In mathematics, a quadric or quadric surface (quadric hypersurface in higher dimensions), is a generalization of conic sections (ellipses, parabolas, and hyperbolas). It is a hypersurface (of dimension D) in a (D + 1)-dimensional space, and it is defined as the zero set of an irreducible polynomial of degree two in D + 1 variables (D = 1 in the case of conic sections). When the defining polynomial is not absolutely irreducible, the zero set is generally not considered a quadric, although it is often called a degenerate quadric or a reducible quadric.

In coordinates x1, x2, ..., xD+1, the general quadric is thus defined by the algebraic equation[1]

${\displaystyle \sum _{i,j=1}^{D+1}x_{i}Q_{ij}x_{j}+\sum _{i=1}^{D+1}P_{i}x_{i}+R=0}$

which may be compactly written in vector and matrix notation as:

${\displaystyle xQx^{\mathrm {T} }+Px^{\mathrm {T} }+R=0\,}$

where x = (x1, x2, ..., xD+1) is a row vector, xT is the transpose of x (a column vector), Q is a (D + 1) × (D + 1) matrix and P is a (D + 1)-dimensional row vector and R a scalar constant. The values Q, P and R are often taken to be over real numbers or complex numbers, but a quadric may be defined over any field.

A quadric is an affine algebraic variety, or, if it is reducible, an affine algebraic set. Quadrics may also be defined in projective spaces; see § Projective geometry, below.

## Euclidean plane

Quadrics in the Euclidean plane are those of dimension D = 1, which is to say that they are plane curves. In this case, one talks of conic sections, or conics.

Circle (e = 0), ellipse (e = 0.5), parabola (e = 1), and hyperbola (e = 2) with fixed focus F and directrix.

## Euclidean space

In three-dimensional Euclidean space, quadrics have dimension D = 2, and are known as quadric surfaces. They are classified and named by their orbits under affine transformations. More precisely, if an affine transformation maps a quadric onto another one, they belong to the same class, and share the same name and many properties.

The principal axis theorem shows that for any (possibly reducible) quadric, a suitable Euclidean transformation or a change of Cartesian coordinates allows putting the quadratic equation of the quadric into one of the following normal forms:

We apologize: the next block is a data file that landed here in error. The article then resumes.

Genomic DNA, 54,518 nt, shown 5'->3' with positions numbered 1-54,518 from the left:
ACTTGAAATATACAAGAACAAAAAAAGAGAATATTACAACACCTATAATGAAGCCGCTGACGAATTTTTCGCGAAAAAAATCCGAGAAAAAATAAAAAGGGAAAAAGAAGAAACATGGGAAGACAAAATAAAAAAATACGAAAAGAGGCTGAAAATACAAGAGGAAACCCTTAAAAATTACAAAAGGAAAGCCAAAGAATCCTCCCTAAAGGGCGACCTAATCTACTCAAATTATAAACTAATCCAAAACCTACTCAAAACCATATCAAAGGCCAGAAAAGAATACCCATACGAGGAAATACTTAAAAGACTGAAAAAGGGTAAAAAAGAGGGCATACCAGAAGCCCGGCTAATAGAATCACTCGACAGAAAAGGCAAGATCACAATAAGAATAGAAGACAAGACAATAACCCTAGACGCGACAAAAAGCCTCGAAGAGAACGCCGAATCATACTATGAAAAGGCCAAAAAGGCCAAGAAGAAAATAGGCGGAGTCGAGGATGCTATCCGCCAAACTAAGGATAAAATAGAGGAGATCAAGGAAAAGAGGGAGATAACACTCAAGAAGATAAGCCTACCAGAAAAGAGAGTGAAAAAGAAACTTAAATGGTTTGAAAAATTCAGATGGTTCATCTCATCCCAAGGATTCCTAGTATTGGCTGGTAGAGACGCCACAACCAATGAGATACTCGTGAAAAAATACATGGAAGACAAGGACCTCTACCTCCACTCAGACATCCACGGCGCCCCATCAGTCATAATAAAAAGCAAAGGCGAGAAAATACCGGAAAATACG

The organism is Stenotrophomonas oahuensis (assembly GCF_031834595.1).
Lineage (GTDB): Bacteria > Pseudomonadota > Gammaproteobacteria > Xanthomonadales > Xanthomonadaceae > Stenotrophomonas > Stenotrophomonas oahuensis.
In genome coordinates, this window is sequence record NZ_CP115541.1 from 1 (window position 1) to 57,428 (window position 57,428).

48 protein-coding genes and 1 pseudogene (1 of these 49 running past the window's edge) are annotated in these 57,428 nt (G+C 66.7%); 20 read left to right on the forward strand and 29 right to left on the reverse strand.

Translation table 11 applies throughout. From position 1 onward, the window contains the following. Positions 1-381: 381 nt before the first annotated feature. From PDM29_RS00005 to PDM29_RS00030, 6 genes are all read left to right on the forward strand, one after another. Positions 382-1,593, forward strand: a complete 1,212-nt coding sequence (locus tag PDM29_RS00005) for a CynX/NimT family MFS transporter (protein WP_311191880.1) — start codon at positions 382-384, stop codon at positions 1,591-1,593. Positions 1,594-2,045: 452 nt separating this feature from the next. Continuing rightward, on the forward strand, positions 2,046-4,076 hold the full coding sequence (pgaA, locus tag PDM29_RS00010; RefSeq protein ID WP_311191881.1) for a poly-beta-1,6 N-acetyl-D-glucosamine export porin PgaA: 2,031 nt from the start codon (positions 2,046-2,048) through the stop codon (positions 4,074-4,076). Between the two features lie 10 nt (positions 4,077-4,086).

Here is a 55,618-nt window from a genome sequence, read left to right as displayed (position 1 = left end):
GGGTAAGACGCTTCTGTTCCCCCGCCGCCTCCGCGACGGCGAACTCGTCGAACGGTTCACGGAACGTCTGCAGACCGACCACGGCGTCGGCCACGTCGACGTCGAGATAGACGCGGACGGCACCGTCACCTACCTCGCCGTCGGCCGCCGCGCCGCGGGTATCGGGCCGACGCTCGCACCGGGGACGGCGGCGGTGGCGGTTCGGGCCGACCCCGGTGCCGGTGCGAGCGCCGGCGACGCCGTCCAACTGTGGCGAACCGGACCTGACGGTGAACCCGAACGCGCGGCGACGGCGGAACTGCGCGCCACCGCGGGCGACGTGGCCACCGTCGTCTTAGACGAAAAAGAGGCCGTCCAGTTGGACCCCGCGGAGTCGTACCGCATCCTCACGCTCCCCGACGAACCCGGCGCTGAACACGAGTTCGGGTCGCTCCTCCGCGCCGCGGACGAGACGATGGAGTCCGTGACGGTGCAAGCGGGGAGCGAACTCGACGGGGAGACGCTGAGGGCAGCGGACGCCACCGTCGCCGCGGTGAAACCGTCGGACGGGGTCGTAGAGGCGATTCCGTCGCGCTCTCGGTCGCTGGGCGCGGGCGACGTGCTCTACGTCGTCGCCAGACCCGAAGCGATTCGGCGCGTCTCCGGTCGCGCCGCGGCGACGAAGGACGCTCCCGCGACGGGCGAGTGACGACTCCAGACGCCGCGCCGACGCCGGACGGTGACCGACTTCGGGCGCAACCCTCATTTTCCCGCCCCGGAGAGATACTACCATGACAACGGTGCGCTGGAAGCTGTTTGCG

${\displaystyle {x^{2} \over a^{2}}+{y^{2} \over b^{2}}+\varepsilon _{1}{z^{2} \over c^{2}}+\varepsilon _{2}=0,}$
${\displaystyle {x^{2} \over a^{2}}-{y^{2} \over b^{2}}+\varepsilon _{3}=0}$
${\displaystyle {x^{2} \over a^{2}}+\varepsilon _{4}=0,}$
${\displaystyle z={x^{2} \over a^{2}}+\varepsilon _{5}{y^{2} \over b^{2}},}$

where the ${\displaystyle \varepsilon _{i}}$ are either 1, –1 or 0, except ${\displaystyle \varepsilon _{3}}$ which takes only the value 0 or 1.

Each of these 17 normal forms[2][3] corresponds to a single orbit under affine transformations. In three cases there are no real points: ${\displaystyle \varepsilon _{1}=\varepsilon _{2}=1}$ (imaginary ellipsoid), ${\displaystyle \varepsilon _{1}=0,\varepsilon _{2}=1}$ (imaginary elliptic cylinder), and ${\displaystyle \varepsilon _{4}=1}$ (pair of complex conjugate parallel planes, a reducible quadric). In one case, the imaginary cone, there is a single point (${\displaystyle \varepsilon _{1}=1,\varepsilon _{2}=0}$). If ${\displaystyle \varepsilon _{1}=\varepsilon _{2}=0,}$ one has a line (in fact two complex conjugate intersecting planes). For ${\displaystyle \varepsilon _{3}=0,}$ one has two intersecting planes (reducible quadric). For ${\displaystyle \varepsilon _{4}=0,}$ one has a double plane. For ${\displaystyle \varepsilon _{4}=-1,}$ one has two parallel planes (reducible quadric).

Thus, among the 17 normal forms, there are nine true quadrics: a cone, three cylinders (often called degenerate quadrics) and five non-degenerate quadrics (ellipsoid, paraboloids and hyperboloids), which are detailed in the following tables. The eight remaining quadrics are the imaginary ellipsoid (no real point), the imaginary cylinder (no real point), the imaginary cone (a single real point), and the reducible quadrics, which are decomposed in two planes; there are five such decomposed quadrics, depending whether the planes are distinct or not, parallel or not, real or complex conjugate.

Ellipsoid ${\displaystyle {x^{2} \over a^{2}}+{y^{2} \over b^{2}}+{z^{2} \over c^{2}}=1\,}$
Elliptic paraboloid ${\displaystyle {x^{2} \over a^{2}}+{y^{2} \over b^{2}}-z=0\,}$
Hyperbolic paraboloid ${\displaystyle {x^{2} \over a^{2}}-{y^{2} \over b^{2}}-z=0\,}$
Elliptic hyperboloid of one sheet ${\displaystyle {x^{2} \over a^{2}}+{y^{2} \over b^{2}}-{z^{2} \over c^{2}}=1\,}$
Elliptic hyperboloid of two sheets ${\displaystyle {x^{2} \over a^{2}}+{y^{2} \over b^{2}}-{z^{2} \over c^{2}}=-1\,}$
Elliptic cone ${\displaystyle {x^{2} \over a^{2}}+{y^{2} \over b^{2}}-{z^{2} \over c^{2}}=0\,}$
Elliptic cylinder ${\displaystyle {x^{2} \over a^{2}}+{y^{2} \over b^{2}}=1\,}$
Hyperbolic cylinder ${\displaystyle {x^{2} \over a^{2}}-{y^{2} \over b^{2}}=1\,}$
Parabolic cylinder ${\displaystyle x^{2}+2ay=0\,}$

When two or more of the parameters of the canonical equation are equal, one gets a quadric of revolution, which remains invariant when rotated around an axis (or infinitely many axes, in the case of the sphere).